• Record: found
            • Abstract: found
            • Article: not found

            Methadone--metabolism, pharmacokinetics and interactions.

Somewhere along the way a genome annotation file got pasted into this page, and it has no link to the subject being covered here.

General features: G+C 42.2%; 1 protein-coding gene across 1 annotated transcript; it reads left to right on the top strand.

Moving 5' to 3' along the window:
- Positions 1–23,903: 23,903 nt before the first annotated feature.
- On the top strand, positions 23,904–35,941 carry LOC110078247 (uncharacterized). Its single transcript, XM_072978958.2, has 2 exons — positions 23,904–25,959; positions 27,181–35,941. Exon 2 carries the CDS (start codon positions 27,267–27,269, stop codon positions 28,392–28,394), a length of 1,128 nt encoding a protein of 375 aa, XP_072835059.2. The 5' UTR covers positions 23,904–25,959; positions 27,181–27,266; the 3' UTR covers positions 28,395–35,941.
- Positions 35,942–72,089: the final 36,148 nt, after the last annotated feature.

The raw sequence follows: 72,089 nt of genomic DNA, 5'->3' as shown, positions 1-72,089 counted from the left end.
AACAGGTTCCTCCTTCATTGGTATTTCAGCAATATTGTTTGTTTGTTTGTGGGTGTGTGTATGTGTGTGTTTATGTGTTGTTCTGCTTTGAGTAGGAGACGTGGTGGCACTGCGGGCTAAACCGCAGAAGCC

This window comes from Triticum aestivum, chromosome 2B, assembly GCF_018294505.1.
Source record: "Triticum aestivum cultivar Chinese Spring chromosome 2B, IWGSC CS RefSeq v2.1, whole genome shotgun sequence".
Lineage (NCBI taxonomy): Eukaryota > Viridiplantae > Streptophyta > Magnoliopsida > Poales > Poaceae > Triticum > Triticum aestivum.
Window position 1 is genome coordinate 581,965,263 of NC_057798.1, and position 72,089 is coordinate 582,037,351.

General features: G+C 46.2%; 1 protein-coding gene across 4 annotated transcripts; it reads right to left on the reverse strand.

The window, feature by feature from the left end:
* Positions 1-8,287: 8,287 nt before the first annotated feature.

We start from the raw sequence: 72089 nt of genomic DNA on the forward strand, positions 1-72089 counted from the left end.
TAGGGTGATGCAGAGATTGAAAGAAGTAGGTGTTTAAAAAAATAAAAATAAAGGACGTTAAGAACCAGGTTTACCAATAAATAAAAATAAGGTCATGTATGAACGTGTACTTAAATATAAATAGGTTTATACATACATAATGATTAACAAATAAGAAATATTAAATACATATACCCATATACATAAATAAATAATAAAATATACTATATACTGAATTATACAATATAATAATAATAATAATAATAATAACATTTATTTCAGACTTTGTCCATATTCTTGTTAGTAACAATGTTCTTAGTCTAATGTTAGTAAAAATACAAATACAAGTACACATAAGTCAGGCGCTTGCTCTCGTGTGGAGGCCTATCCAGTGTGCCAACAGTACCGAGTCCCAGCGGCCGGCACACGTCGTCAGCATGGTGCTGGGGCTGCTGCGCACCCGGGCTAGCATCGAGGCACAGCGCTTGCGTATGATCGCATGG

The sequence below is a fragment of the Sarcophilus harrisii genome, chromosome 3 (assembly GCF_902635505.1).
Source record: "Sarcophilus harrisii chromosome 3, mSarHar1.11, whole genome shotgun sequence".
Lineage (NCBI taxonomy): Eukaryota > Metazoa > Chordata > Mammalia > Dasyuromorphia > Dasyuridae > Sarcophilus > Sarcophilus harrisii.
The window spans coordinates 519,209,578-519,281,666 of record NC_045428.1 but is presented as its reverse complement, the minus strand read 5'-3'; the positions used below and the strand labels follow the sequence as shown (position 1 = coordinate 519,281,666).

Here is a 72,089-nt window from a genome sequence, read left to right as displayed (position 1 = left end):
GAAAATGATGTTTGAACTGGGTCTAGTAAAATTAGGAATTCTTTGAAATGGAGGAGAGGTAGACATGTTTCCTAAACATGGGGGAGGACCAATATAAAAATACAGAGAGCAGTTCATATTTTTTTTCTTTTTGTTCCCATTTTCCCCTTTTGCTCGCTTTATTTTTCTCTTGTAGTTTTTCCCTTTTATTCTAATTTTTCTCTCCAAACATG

The pharmacokinetics of methadone varies greatly from person to person; so, after the administration of the same dose, considerably different concentrations are obtained in different subjects, and the pharmacological effect may be too small in some patients, too strong and prolonged in others. Methadone is mostly metabolised in the liver; the main step consists in the N-demethylation by CYP3A4 to EDDP (2-ethylidene-1,5-dimethyl-3,3-diphenylpyrrolidine), an inactive metabolite. The activity of CYP3A4 varies considerably among individuals, and such variability is the responsible for the large differences in methadone bioavailability. CYP2D6 and probably CYP1A2 are also involved in methadone metabolism. During maintenance treatment with methadone, treatment with other drugs may be necessary due to the frequent comorbidity of drug addicts: psychotropic drugs, antibiotics, anticonvulsants and antiretroviral drugs, which can cause pharmacokinetic interactions. In particular, antiretrovirals, which are CYP3A4 inducers, can decrease the levels of methadone, so causing withdrawal symptoms. Buprenorphine, too, is metabolised by CYP3A4, and may undergo the same interactions as methadone. Since it is impossible to foresee the time-lapse from the administration of another drug to the appearing of withdrawal symptoms, nor how much the daily dose of methadone should be increased in order to prevent them, patients taking combined drug treatments must be carefully monitored. The so far known pharmacokinetic drug-drug interactions of methadone do not have life-threatening consequences for the patients, but they usually cause a decrease of the concentrations and of the effects of the drug, which in turn can cause symptoms of withdrawal and increase the risk of relapse into heroin abuse.